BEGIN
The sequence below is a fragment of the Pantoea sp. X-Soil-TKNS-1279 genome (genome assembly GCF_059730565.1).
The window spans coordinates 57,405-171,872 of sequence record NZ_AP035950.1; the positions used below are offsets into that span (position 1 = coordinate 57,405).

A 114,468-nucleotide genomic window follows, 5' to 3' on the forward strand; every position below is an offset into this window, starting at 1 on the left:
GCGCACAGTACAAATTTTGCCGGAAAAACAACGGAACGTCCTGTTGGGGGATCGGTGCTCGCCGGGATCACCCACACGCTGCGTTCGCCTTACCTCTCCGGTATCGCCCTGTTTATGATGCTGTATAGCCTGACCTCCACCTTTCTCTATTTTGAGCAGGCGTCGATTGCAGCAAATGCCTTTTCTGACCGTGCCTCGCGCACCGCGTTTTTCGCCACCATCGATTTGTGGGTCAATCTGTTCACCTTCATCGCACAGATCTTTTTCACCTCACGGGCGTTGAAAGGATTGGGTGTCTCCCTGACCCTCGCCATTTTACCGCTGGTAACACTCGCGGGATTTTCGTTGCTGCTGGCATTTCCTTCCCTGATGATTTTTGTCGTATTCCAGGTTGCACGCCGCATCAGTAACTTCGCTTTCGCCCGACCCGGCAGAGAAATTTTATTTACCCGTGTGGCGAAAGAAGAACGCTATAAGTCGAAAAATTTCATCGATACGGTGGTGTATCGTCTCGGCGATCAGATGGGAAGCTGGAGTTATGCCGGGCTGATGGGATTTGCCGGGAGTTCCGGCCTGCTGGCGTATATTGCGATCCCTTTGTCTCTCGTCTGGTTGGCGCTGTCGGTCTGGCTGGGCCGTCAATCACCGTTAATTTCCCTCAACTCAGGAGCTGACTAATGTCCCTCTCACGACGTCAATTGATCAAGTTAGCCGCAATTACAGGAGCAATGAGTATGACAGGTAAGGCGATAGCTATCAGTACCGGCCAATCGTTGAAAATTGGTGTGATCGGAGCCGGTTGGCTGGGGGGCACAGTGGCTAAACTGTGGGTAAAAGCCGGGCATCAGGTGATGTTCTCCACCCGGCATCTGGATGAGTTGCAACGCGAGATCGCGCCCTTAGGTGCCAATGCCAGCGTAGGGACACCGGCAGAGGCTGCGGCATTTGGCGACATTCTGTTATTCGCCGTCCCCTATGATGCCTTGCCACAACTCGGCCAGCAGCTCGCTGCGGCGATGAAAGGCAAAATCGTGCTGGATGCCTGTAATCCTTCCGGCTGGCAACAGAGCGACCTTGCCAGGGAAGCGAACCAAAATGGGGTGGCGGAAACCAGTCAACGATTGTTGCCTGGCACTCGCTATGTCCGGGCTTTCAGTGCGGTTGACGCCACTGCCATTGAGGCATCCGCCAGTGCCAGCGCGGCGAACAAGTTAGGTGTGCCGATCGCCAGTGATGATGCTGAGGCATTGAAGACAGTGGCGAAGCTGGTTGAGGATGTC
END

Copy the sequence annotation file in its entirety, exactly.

The sequence below is a fragment of the Pantoea sp. X-Soil-TKNS-1279 genome (genome assembly GCF_059730565.1).
The window spans coordinates 57,405-171,872 of sequence record NZ_AP035950.1; the positions used below are offsets into that span (position 1 = coordinate 57,405).

A 114,468-nucleotide genomic window follows, 5' to 3' on the forward strand; every position below is an offset into this window, starting at 1 on the left:
GCGCACAGTACAAATTTTGCCGGAAAAACAACGGAACGTCCTGTTGGGGGATCGGTGCTCGCCGGGATCACCCACACGCTGCGTTCGCCTTACCTCTCCGGTATCGCCCTGTTTATGATGCTGTATAGCCTGACCTCCACCTTTCTCTATTTTGAGCAGGCGTCGATTGCAGCAAATGCCTTTTCTGACCGTGCCTCGCGCACCGCGTTTTTCGCCACCATCGATTTGTGGGTCAATCTGTTCACCTTCATCGCACAGATCTTTTTCACCTCACGGGCGTTGAAAGGATTGGGTGTCTCCCTGACCCTCGCCATTTTACCGCTGGTAACACTCGCGGGATTTTCGTTGCTGCTGGCATTTCCTTCCCTGATGATTTTTGTCGTATTCCAGGTTGCACGCCGCATCAGTAACTTCGCTTTCGCCCGACCCGGCAGAGAAATTTTATTTACCCGTGTGGCGAAAGAAGAACGCTATAAGTCGAAAAATTTCATCGATACGGTGGTGTATCGTCTCGGCGATCAGATGGGAAGCTGGAGTTATGCCGGGCTGATGGGATTTGCCGGGAGTTCCGGCCTGCTGGCGTATATTGCGATCCCTTTGTCTCTCGTCTGGTTGGCGCTGTCGGTCTGGCTGGGCCGTCAATCACCGTTAATTTCCCTCAACTCAGGAGCTGACTAATGTCCCTCTCACGACGTCAATTGATCAAGTTAGCCGCAATTACAGGAGCAATGAGTATGACAGGTAAGGCGATAGCTATCAGTACCGGCCAATCGTTGAAAATTGGTGTGATCGGAGCCGGTTGGCTGGGGGGCACAGTGGCTAAACTGTGGGTAAAAGCCGGGCATCAGGTGATGTTCTCCACCCGGCATCTGGATGAGTTGCAACGCGAGATCGCGCCCTTAGGTGCCAATGCCAGCGTAGGGACACCGGCAGAGGCTGCGGCATTTGGCGACATTCTGTTATTCGCCGTCCCCTATGATGCCTTGCCACAACTCGGCCAGCAGCTCGCTGCGGCGATGAAAGGCAAAATCGTGCTGGATGCCTGTAATCCTTCCGGCTGGCAACAGAGCGACCTTGCCAGGGAAGCGAACCAAAATGGGGTGGCGGAAACCAGTCAACGATTGTTGCCTGGCACTCGCTATGTCCGGGCTTTCAGTGCGGTTGACGCCACTGCCATTGAGGCATCCGCCAGTGCCAGCGCGGCGAACAAGTTAGGTGTGCCGATCGCCAGTGATGATGCTGAGGCATTGAAGACAGTGGCGAAGCTGGTTGAGGATGTC